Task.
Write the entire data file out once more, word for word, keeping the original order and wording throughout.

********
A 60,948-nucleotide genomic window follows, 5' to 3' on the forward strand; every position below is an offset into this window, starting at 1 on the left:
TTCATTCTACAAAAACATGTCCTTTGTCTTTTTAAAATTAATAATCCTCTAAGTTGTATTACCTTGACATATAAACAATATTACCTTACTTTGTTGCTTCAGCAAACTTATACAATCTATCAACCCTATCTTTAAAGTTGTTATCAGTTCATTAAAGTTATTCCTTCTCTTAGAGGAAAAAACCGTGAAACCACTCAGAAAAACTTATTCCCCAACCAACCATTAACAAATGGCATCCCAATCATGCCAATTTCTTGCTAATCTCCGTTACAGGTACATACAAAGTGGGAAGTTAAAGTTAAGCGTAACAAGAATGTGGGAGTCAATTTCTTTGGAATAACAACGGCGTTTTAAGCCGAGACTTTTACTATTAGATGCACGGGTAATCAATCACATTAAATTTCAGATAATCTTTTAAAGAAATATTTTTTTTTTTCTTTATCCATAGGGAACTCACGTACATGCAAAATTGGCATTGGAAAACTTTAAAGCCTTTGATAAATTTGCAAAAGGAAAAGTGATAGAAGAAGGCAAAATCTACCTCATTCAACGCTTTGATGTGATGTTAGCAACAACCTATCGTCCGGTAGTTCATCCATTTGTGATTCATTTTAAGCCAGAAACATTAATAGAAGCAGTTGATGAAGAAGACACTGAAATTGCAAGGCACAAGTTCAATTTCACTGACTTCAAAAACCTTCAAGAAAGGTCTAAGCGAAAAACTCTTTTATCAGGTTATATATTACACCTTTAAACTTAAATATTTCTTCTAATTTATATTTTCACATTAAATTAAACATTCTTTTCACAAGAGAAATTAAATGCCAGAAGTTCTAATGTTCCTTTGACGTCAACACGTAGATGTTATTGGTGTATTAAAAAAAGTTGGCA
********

A 60,948-nucleotide genomic window follows, 5' to 3' on the forward strand; every position below is an offset into this window, starting at 1 on the left:
TTCATTCTACAAAAACATGTCCTTTGTCTTTTTAAAATTAATAATCCTCTAAGTTGTATTACCTTGACATATAAACAATATTACCTTACTTTGTTGCTTCAGCAAACTTATACAATCTATCAACCCTATCTTTAAAGTTGTTATCAGTTCATTAAAGTTATTCCTTCTCTTAGAGGAAAAAACCGTGAAACCACTCAGAAAAACTTATTCCCCAACCAACCATTAACAAATGGCATCCCAATCATGCCAATTTCTTGCTAATCTCCGTTACAGGTACATACAAAGTGGGAAGTTAAAGTTAAGCGTAACAAGAATGTGGGAGTCAATTTCTTTGGAATAACAACGGCGTTTTAAGCCGAGACTTTTACTATTAGATGCACGGGTAATCAATCACATTAAATTTCAGATAATCTTTTAAAGAAATATTTTTTTTTTTCTTTATCCATAGGGAACTCACGTACATGCAAAATTGGCATTGGAAAACTTTAAAGCCTTTGATAAATTTGCAAAAGGAAAAGTGATAGAAGAAGGCAAAATCTACCTCATTCAACGCTTTGATGTGATGTTAGCAACAACCTATCGTCCGGTAGTTCATCCATTTGTGATTCATTTTAAGCCAGAAACATTAATAGAAGCAGTTGATGAAGAAGACACTGAAATTGCAAGGCACAAGTTCAATTTCACTGACTTCAAAAACCTTCAAGAAAGGTCTAAGCGAAAAACTCTTTTATCAGGTTATATATTACACCTTTAAACTTAAATATTTCTTCTAATTTATATTTTCACATTAAATTAAACATTCTTTTCACAAGAGAAATTAAATGCCAGAAGTTCTAATGTTCCTTTGACGTCAACACGTAGATGTTATTGGTGTATTAAAAAAAGTTGGCA